Let's also look at what the requirements for the motor are. If it's an engine that you're planning on running on the track regularly. First of all, a N/A engine provides more linear throttle response, which makes the car easier and smoother to drive, and doesn't have the overly boosted nature a F/I car does (especially mid-corner).

Also, on the track, you're spending most of your time north of 4,000 RPM, which means you're generating significantly more heat, and putting more strain on the engine overall. It's easier for a N/A motor to handle this, though a factory designed and built unit can be pretty close.

Sure, F/I can be cheap HP, and it's one of the reasons why factory's do it for themselves. It's cheaper for force-feed an existing engine than it is to build a new, more powerful engine from the ground up.

Same thing goes for aftermarket kits. Much cheaper to drop a turbo on to a 3.2L M3 engine than it is to build an engine which puts out 400+ HP N/A.

If all you want to do is rip around the streets with it, then F/I can be every bit as reliable as N/A.

On the racetrack, it's a different story.

It's best to know what your intentions are first, and go from there.


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Old 03-03-2003, 01:42 PM   #39
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Porsche has been using F/I all it's life in racing, had no problems with it, infact promote it in every way. Compare a Porsche twin turbo 3.6L with a 400HP 5.7L LS1 motor. I bet that's harder to knit-pick, both have similar HP, similar torque, very reliable, and my money is on the smaller (and much lighter) F/I motor for fuel consumption, tunability and weight distribution effects on chassis dynamics.

You can't compare my 3.2L supercharged motor to anything.... it was never designed to accept boost, and with the wrong tuning... it blew up.
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Old 03-03-2003, 06:15 PM   #40
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How come honda engines seem to handle F/I better than BMW engines ?
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Old 03-03-2003, 06:26 PM   #41
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Pat, thanks for the good info..but we are just comparing street driving i guess? like everyday reliablity which would last longer...

lets compare thE MKIV supra..they have NA and FI version, the only thing that wont last the whole engine span is the turbo right? because the thing spins at a lot higher RPM than the motor ever will (any motor for that matter), i heard turbo's spin at 20 000-5000RPM? is that true? if it is then obviously it wont last long? i still beleive a stock supra turbo will last as long as an NA supra giving the appropriate care
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Old 03-03-2003, 09:04 PM   #42
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Well don't quote me 100%, but I personally think, in terms of FI, if you've got a reputable aftermarket FI system, you should be fine.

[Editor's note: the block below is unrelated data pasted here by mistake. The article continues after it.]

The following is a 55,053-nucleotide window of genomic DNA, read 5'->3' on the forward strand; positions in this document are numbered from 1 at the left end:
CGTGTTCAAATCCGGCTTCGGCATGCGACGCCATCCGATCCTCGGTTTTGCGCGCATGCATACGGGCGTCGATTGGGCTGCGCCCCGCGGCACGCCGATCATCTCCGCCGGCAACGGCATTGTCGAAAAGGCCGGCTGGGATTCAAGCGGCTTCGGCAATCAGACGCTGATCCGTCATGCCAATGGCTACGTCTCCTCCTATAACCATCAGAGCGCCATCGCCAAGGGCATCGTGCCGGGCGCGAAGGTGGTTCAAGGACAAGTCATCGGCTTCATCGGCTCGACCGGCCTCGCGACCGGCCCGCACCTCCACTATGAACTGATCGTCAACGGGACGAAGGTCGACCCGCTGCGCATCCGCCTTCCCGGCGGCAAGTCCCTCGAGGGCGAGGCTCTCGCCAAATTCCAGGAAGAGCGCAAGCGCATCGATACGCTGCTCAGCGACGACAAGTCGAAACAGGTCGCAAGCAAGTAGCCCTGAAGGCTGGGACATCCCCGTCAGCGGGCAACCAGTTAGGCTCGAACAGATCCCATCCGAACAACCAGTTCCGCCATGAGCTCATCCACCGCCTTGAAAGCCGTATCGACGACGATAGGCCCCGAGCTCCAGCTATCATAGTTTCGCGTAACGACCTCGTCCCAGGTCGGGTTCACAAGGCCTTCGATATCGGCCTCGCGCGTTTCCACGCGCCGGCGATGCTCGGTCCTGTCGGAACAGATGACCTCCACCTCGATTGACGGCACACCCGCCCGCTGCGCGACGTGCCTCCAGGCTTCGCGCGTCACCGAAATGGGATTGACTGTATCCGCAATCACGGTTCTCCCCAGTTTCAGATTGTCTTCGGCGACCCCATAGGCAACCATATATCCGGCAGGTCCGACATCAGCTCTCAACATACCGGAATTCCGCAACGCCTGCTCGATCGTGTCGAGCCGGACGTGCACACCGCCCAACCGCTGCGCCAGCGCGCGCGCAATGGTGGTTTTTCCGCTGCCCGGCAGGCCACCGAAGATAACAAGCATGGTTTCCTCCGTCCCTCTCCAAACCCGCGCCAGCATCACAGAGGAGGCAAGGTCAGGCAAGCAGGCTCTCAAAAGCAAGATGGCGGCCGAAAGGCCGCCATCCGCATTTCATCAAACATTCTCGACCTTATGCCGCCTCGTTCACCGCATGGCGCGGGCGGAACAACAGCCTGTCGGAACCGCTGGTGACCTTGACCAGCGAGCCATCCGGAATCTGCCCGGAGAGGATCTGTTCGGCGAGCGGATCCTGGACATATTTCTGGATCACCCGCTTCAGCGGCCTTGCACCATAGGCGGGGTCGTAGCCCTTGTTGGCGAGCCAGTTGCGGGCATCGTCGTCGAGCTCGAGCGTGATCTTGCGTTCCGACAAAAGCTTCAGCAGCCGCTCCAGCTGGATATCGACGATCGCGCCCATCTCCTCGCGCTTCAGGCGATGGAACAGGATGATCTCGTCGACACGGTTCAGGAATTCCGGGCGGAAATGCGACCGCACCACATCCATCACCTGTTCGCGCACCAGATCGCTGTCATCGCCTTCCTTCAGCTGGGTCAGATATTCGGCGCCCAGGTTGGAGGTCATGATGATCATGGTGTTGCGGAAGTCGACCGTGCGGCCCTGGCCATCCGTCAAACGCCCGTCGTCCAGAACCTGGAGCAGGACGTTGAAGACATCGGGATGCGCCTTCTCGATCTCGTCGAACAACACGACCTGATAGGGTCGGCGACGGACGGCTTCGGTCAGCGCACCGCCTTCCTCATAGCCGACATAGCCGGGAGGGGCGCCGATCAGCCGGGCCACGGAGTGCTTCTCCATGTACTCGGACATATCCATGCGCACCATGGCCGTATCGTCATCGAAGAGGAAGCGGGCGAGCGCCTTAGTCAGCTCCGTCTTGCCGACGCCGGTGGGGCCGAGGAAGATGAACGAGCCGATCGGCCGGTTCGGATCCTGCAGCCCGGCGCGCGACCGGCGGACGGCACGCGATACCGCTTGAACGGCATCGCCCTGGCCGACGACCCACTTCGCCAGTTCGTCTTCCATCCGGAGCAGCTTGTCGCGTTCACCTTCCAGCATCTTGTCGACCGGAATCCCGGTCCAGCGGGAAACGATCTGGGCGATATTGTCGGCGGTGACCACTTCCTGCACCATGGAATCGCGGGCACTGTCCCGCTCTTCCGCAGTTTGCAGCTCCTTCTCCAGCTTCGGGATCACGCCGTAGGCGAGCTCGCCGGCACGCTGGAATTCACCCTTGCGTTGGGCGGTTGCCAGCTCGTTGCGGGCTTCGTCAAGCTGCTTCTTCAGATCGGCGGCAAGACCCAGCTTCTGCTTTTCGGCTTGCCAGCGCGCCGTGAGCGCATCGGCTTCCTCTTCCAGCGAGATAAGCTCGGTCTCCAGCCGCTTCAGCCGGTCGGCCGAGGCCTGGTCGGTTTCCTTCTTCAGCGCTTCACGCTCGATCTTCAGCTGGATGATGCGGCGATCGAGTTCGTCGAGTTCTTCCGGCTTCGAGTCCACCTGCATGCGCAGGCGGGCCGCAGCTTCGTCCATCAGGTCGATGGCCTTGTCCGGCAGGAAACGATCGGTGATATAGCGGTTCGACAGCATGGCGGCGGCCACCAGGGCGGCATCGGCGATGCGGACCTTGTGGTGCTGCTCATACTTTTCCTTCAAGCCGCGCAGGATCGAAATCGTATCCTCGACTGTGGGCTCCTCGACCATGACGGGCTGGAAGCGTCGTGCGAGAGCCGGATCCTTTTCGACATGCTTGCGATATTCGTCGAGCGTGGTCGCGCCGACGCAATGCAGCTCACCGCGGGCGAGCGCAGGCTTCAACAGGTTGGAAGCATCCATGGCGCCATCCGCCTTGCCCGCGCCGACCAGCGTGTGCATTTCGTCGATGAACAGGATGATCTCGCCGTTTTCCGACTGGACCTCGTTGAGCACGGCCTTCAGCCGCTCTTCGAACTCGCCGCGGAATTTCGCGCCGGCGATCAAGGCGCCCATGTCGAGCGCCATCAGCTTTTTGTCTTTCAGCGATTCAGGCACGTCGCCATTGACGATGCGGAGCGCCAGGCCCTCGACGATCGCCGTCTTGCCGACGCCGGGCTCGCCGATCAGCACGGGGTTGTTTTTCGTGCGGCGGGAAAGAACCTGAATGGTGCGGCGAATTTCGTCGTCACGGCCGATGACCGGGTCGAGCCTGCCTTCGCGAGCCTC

But this includes, tuning it after you install the kit to make sure that it runs properly, i.e. dyno, ensuring that you're AFR's are alright and no or minimal signs of denotation/knocking. Even if the company claims that their kit runs fine with the software they provided, it's still better to double check!

Not only that, but you should make sure that you're running the proper amount of octane gas for the amount of boost application. I noticed that on the AA turbo'ed cars, if you run higher boost levels, it's better than you run Race gas, but if you're running low-mid boost levels then something like 93 octane will be fine.

If you're pushing high boost levels (i.e. in some applications not idea to run 93 octane) and running only 93 octane all the time, then in the long run, say good bye to your engine.
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Old 03-03-2003, 09:32 PM   #43
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I think Randy hit the nail on the head.

"tunability"

Boost is adjustable. You can't change NA output as drastically with the turn of a knob like you can with forced induction. This is a huge advantage during a race. If FI was best... all engines would have it (sorry Moe).

If reliability was the only factor we would all drive single cylinder engines. Fewer parts. Both Occam and Murphy agree on this point. (What the hell do they know about motors anyway?). My $0.02
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Old 03-03-2003, 09:52 PM   #44
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Quote:
Originally posted by ROB89M3
How come honda engines seem to handle F/I better than BMW engines ?
They do???
Try boost it up to bar 1 and see how it's going to handle it.
It depends on the material inside the engine and design, then compression ratios etc etc.....
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Old 03-03-2003, 09:55 PM   #45
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Quote:
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I If FI was best... all engines would have it (sorry Moe).

F1 banned F/I long time ago.....it stopped when Honduh designed a 1000hp engine...